A year after Boy Scouts of America (BSA) Troop 65 in Circle Pines formed a troop for girls, it now has its inaugural class of female Eagle Scouts.
Maren Johnson, Elisabeth Bley and Anna Peterson have all achieved the Eagle Scout rank.
“I am so proud of these girls. To make the rank of Eagle takes a lot of determination, planning and leadership skills. They had to learn Scout skills, earn merit badges, serve in leadership roles and plan and complete an Eagle project,” Scoutmaster Terri Johnson explained. “I feel so lucky that I got to be part of the journey for these young ladies. I could not be prouder of them.”
In 2019, only 8% of Scouts earned the highest attainable rank. Requirements include earning at least 21 merit badges and demonstrating Scout spirit through the Scout Oath and Law, service and leadership. Eagle Scouts must also organize, lead, manage and complete a service project.
Johnson said that the pandemic made an already challenging achievement even more difficult. “Many opportunities to earn merit badges were canceled because of COVID-19, so the Scouts had to work hard to compete them on their own or find online classes. They all had the same requirements for Eagle projects, but they had to include COVID precautions as well.”
The Boy Scouts started accepting girls as Cub Scouts in 2018, and older girls were admitted to the flagship Scouting program in 2019. More than 140,000 girls have joined. Boy Scouts honored nearly 1,000 young women from its inaugural class of female Eagle Scouts in a virtual ceremony last month.
BSA Troop 65 was founded 66 years ago and is chartered to Our Savior’s Lutheran Church in Circle Pines. In February 2019, the girls’ troop formed with six members. The boys’ troop currently has 13 members and the girls’ troop currently has eight members. In addition to the three female Eagle Scouts, the troop has also had 47 male Eagle Scouts. Scouts come from Blaine, Circle Pines, Lexington, East Bethel, Anoka and Cedar. Although the groups operate as separate troops, the two groups often participate in activities together.
“I feel fortunate that we got to have a linked troop that accepted the girl’s troop as well as they did. It really helped especially early on when we had so much to learn,” Johnson said.
Inaugural class of female Eagle Scouts
Johnson’s daughter, Maren, is a senior at Blaine High School. She achieved the Eagle rank in January. Maren, one of the original members of the troop, was thrilled when BSA started accepting girls.
“My brothers were in Scouting and so I watched them go through everything. When they were in Cub Scouts, I was able to be very involved in what they were doing, but as it reached into the older ages, siblings weren't able to participate as much,” she said. “My brothers told me all of these fun stories about Scouting, and I wanted to do that.”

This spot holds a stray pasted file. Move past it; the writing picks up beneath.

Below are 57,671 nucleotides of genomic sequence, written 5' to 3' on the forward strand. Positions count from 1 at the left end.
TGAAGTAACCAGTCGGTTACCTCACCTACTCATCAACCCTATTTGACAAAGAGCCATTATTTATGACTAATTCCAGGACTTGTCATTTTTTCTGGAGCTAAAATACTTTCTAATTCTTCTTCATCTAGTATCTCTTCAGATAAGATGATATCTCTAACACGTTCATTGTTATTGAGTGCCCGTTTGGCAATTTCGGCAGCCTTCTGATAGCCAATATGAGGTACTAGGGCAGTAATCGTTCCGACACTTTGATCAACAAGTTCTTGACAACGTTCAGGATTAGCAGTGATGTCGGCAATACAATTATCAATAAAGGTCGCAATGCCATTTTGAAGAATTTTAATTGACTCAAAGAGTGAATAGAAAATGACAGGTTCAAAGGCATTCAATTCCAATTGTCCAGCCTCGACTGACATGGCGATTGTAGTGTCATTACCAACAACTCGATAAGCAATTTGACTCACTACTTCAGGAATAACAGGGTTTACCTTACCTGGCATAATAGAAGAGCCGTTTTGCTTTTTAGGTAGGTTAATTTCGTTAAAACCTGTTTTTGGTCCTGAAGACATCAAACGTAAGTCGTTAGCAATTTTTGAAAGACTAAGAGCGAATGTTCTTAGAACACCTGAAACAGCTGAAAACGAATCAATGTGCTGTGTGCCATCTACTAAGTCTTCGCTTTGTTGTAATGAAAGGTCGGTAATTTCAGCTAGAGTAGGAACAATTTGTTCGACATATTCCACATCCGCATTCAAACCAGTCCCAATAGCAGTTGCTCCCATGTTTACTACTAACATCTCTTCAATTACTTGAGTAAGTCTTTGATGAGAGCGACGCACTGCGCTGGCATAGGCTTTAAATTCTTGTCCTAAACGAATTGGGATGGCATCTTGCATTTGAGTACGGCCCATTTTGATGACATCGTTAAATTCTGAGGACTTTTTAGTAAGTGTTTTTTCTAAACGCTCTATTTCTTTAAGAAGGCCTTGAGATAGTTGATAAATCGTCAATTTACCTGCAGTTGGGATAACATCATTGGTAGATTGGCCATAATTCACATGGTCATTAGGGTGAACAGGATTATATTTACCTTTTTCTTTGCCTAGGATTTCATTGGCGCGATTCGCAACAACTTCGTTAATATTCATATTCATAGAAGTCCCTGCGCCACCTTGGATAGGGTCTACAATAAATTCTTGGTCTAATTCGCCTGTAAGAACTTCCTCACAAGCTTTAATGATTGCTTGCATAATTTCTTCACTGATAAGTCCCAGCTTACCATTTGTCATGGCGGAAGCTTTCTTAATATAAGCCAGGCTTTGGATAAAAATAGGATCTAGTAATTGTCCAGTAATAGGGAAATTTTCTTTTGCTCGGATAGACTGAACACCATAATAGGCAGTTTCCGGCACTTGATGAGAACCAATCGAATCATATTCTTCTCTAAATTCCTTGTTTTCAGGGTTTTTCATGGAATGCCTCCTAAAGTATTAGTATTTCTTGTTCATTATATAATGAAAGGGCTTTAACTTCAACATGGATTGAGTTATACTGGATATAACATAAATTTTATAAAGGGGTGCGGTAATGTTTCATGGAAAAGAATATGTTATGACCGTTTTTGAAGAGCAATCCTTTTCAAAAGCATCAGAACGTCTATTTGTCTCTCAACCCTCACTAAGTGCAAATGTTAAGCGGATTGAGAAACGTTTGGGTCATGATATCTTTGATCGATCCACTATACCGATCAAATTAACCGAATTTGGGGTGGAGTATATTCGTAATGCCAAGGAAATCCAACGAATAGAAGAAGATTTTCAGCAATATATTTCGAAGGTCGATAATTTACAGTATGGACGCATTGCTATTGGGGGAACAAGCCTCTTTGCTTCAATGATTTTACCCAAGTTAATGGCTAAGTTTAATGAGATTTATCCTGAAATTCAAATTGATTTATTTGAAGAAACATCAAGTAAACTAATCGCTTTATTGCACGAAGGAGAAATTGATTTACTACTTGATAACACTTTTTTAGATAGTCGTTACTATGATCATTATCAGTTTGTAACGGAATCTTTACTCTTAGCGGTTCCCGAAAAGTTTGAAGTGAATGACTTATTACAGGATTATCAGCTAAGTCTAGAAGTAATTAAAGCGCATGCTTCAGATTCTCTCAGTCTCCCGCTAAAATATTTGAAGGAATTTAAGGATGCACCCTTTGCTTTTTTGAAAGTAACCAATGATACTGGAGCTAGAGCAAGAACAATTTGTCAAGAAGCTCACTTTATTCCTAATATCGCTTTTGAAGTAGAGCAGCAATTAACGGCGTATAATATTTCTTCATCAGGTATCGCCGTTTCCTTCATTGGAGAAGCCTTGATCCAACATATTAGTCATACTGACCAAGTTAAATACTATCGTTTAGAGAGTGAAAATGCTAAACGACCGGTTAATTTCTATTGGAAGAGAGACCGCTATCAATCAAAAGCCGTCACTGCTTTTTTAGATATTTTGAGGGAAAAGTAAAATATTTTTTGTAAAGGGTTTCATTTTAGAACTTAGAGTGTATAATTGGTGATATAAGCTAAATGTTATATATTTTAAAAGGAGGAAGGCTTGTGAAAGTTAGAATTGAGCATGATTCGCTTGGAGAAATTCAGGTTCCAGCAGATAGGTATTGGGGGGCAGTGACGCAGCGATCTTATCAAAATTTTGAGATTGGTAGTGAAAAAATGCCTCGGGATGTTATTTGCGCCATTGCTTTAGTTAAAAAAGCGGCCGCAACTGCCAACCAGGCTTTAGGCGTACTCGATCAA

Maren joined several Venturing groups at the age of 14. Venturing is one of the core programs of the BSA that serves young men and women who are at least 14 years old. Troop 65 marks the fifth Scouting group Maren is a part of. “I like to be busy,” she said.
“It (achieving Eagle) kind of was a thing of trying to prove to myself that I could do it, because when they first allowed girls, not that many people believed that we could actually do it in a short amount of time,” she said. “I wanted to show my brothers that I could beat them and do it in half the time that they were allowed to do it, and I did it.”
Maren has four older brothers, two of who are Eagle Scouts. Maren’s project was expanding a fox cage at the Wildlife Science Center in Stacy, Minnesota. After she graduates, Maren plans to attend Winona State University to pursue a degree in biology. Her dream is to one day be a zookeeper or work for the Department of Natural Resources.
Bley, 19, of East Bethel, graduated from high school in 2019 and achieved her Eagle rank in January. (BSA previously implemented a one-time extension in January 2019 giving newly admitted girls who were 16 or 17 years old 24 months to complete Eagle Scout requirements.)
Bley grew up around Scouts. Her two older brothers are Eagle Scouts and her younger brother is a Life Scout. “I’ve kind of always done what they did, but the other part is because it is an achievement and I wanted to be able to learn something outside of school,” she said.
Bley’s project was installing a pollinator garden for the city of Andover at City Hall and in two parks.
Bley said BSA has taught her invaluable leadership skills. “I am not much of a leader, so it has helped me to stand up in front of people,” she said. “Scouts is really a safe place to fail. So, if you want to learn leadership, or even if you are afraid of learning leadership, it's a good place to start.”
Bley is pursuing a creative writing degree at Anoka Ramsey Community College. Her dream is to become a published author.
Peterson, a sophomore at Centennial High School, is the daughter of Eric Peterson, former scoutmaster and current committee chair.
For many years before BSA accepted girls, Peterson tagged along with her father and older brother.
Peterson achieved the Eagle rank in October. For her project, she made face masks for senior living facilities. “Originally, I was going to build a loon’s nest, but then COVID hit and masks were needed,” she explained.
One reason Peterson was able to achieve the rank so fast is because she was very familiar with many of the skills required for merit badges from all those years of tagging along with her father and brother.
“(Scouts) gives you the experience of being a leader and being led,” she said. “It’s a lot of fun. You make new friends and you get to learn a lot.”
Lead Editor Shannon Granholm can be reached at 651-407-1227 or email@example.com.